As Tenth Street District Vanishes, a Cry for Help: ‘We Don't Want to Become Another West Dallas'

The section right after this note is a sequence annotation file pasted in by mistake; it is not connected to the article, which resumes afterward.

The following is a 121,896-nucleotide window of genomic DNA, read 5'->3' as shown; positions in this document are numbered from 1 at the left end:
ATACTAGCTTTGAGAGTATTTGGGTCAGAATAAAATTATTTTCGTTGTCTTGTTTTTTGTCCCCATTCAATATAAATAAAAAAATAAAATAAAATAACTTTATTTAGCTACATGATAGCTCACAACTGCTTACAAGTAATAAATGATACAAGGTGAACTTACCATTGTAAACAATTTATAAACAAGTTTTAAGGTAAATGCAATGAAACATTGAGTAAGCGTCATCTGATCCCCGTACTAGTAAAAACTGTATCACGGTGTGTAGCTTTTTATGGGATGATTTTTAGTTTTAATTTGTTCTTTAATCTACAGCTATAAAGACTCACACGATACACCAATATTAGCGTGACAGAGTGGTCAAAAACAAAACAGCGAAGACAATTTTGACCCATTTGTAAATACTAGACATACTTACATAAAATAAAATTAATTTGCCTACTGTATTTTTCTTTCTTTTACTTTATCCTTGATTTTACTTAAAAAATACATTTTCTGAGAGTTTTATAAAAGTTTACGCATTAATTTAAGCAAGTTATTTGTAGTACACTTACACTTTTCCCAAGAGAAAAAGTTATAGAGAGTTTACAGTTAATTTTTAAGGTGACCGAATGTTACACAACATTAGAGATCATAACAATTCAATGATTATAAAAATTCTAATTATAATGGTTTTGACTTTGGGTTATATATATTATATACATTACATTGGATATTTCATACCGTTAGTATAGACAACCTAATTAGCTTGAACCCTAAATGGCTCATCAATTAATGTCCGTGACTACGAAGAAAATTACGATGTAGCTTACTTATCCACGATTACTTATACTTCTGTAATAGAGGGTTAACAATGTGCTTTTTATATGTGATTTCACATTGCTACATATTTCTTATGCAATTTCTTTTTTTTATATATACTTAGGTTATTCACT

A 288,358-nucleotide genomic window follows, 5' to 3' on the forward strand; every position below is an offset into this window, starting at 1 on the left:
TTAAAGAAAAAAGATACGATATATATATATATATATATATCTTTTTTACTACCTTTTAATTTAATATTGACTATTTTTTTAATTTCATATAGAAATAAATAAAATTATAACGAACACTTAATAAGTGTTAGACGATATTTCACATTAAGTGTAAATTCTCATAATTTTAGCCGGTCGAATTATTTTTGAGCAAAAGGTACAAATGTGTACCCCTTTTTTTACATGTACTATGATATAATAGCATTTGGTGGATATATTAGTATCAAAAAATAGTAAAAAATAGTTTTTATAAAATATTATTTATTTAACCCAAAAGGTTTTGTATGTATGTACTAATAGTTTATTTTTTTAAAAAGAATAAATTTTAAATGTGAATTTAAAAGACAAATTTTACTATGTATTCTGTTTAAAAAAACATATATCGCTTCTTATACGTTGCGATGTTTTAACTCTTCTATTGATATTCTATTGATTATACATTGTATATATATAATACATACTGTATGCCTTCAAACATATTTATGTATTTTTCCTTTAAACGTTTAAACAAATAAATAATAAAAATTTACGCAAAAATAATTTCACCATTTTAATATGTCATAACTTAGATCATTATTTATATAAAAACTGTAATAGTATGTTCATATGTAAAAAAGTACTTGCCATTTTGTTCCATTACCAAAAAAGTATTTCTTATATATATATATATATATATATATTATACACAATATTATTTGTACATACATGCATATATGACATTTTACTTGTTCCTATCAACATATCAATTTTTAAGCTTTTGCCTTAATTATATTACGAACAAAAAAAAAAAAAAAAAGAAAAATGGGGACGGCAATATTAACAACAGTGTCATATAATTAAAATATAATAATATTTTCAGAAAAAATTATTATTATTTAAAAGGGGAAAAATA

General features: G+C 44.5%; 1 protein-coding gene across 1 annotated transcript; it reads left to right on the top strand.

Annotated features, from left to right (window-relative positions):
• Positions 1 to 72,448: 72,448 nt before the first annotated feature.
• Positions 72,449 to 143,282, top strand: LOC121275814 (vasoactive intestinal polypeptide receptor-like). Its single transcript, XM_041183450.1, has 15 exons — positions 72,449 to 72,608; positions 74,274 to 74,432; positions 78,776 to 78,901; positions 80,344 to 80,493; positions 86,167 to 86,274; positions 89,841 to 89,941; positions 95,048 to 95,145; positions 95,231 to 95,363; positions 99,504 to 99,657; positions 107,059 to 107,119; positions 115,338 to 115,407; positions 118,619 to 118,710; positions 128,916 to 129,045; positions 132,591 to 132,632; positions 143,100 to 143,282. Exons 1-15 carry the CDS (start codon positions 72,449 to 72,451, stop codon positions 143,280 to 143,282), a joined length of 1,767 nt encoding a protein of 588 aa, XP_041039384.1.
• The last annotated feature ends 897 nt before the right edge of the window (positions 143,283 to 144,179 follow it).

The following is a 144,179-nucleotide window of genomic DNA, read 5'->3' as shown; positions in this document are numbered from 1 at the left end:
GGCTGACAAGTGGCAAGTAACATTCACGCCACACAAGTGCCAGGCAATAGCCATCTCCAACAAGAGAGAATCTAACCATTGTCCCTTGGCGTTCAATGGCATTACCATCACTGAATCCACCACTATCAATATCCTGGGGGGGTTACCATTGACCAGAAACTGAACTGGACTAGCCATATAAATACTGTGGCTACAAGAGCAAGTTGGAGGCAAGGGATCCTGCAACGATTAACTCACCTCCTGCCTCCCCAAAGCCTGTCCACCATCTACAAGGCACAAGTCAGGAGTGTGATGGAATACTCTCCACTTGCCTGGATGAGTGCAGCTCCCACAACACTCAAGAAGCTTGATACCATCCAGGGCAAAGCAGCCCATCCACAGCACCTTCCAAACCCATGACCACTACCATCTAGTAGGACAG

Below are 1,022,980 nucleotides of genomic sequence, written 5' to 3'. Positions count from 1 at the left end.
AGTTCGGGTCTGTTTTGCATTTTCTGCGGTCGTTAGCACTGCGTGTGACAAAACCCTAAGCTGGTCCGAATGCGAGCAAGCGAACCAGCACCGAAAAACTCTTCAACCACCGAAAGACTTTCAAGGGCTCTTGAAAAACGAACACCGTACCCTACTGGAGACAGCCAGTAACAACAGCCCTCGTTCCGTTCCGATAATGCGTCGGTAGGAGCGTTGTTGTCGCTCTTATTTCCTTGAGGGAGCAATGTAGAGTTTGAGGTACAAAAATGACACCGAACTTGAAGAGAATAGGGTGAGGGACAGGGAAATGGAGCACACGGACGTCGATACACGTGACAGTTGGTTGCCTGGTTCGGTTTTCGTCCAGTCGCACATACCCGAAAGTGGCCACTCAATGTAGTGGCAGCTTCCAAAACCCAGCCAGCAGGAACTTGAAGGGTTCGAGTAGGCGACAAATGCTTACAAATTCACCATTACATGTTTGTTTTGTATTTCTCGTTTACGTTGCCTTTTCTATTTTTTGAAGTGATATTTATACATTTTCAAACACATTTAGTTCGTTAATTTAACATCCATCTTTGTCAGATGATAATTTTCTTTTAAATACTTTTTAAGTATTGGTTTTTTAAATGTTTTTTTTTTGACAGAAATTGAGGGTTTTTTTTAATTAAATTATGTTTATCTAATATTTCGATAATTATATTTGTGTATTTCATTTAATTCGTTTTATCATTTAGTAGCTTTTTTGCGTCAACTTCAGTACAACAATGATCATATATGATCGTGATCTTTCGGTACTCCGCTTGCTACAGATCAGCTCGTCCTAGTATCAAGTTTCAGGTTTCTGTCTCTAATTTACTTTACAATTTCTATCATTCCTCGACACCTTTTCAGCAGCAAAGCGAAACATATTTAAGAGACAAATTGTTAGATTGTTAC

Of all the houses that make up the Tenth Street Historic District, 218 N. Cliff Street is among the least remarkable. Nothing about it says special. Everything about it shouts teardown.For many years, the rotting white Craftsman shotgun built around 1940 has been boarded up and overgrown, its facade spray-painted in giant red letters "NO TRESPASSING." On occasion, cops respond to calls there, and at neighboring properties, to deal with drug deals and assaults and ditched cars stolen from the suburbs. Five years ago the City Attorney's Office sued the old house's owner, at the time a Tyler-based nonprofit, to have the structure declared a nuisance in need of erasing. Without a single note of dissent, from the audience or horseshoe, on Jan. 5, 2015, the city's Landmark Commission approved 218 N. Cliff's demolition.Yet, it survives — that eyesore, that danger — because the city ran out of money to demo the building, and because Carolyn King Arnold, the on-and-off council member for that neighborhood, demanded a time-out to demolitions in Tenth Street. On Monday the house returned to Landmark for another go at demolition because Richardson developers are promising duplexes on several sites in Tenth Street, including at 218 N. Cliff St.And this time the commission, unanimously, said no.  Continue reading...

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